Be careful what you throw on that bonfire on November 5 - it could cost you a hefty fine.
One offender from the region who held a charity bonfire which included waste was fined £28,000 and ordered to pay £5,799 costs in a recent prosecution.
The Environment Agency warned that his behaviour had put the environment and human health at risk when items burned included tyres.
Guy Fawkes planted gunpowder, the first chemical explosive, in a plot against the government but chemicals and other waste materials can cause serious damage, says the agency. Their messaage is to have fun but be safe.
Claire Spicer, Environment Agency team leader, said: “The message to people is simple - if you’re not sure something is safe to burn, don’t put it on your bonfire.
“Bonfire Night is a tradition which should be enjoyed by all ages, but we need to make sure the environment and people’s health are protected.”
Untreated wood, branches, small amounts of leaves, card and paper are safe to burn.
Materials which should never be put on a bonfire include plastics, rubber, glass, household waste, treated, painted and manufactured wood, mattresses and metal. Aerosols or anything containing paint or foam may also produce poisonous fumes or explode.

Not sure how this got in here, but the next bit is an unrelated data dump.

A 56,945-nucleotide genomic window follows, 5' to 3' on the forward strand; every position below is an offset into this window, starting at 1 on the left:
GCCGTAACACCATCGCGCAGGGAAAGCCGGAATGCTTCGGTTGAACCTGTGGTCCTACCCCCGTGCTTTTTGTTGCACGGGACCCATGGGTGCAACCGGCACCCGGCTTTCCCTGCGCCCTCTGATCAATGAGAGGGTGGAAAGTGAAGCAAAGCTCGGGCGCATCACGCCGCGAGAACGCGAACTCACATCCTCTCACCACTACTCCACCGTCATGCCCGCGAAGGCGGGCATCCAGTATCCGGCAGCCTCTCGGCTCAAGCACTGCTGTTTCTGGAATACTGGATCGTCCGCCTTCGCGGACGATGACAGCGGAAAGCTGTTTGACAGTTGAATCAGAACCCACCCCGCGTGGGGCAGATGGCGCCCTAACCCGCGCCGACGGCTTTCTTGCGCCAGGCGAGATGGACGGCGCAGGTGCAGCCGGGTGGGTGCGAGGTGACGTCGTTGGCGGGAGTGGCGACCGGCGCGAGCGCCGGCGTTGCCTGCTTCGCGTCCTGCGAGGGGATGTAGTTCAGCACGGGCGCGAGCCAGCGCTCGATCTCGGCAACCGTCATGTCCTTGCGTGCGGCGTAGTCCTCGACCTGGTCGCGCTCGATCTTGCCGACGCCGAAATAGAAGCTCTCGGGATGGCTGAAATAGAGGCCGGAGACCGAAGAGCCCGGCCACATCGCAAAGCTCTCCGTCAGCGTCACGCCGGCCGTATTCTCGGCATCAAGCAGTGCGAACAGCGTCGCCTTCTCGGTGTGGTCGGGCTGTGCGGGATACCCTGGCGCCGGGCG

Mrs Spicer said: “Uncontrolled burning of waste is likely to pollute the air and contaminate the ground and is no way to dispose of waste to save money.
“Toxic fumes can be emitted from a fire due to incomplete combustion and chemical residues can be left in the soil for years to come.”
Anyone found guilty of putting the environment at risk may be fined up to £50,000 or imprisoned for six months.
Mrs Spicer added: “We want to encourage people to make sure they dispose of their waste legally and safely. They should make sure they use only registered waste carriers and know what will happen to their rubbish.”
More information can be found on the Environment Agency website at: http://www.environment-agency.gov.uk/static/documents/Business/MWRP_RPS_050_Burning_waste_final.pdf
To report a bonfire containing anything other than vegetation and clean wood, contact the Environment Agency hotline on 0800 80 70 60.
As well as making sure any material used on a bonfire will not cause pollution or harm human health, anyone planning a bonfire should also make sure it is stored securely and built into a pile only a short time before the fire is lit. This can help prevent animals getting into the pile or fly-tippers adding to it.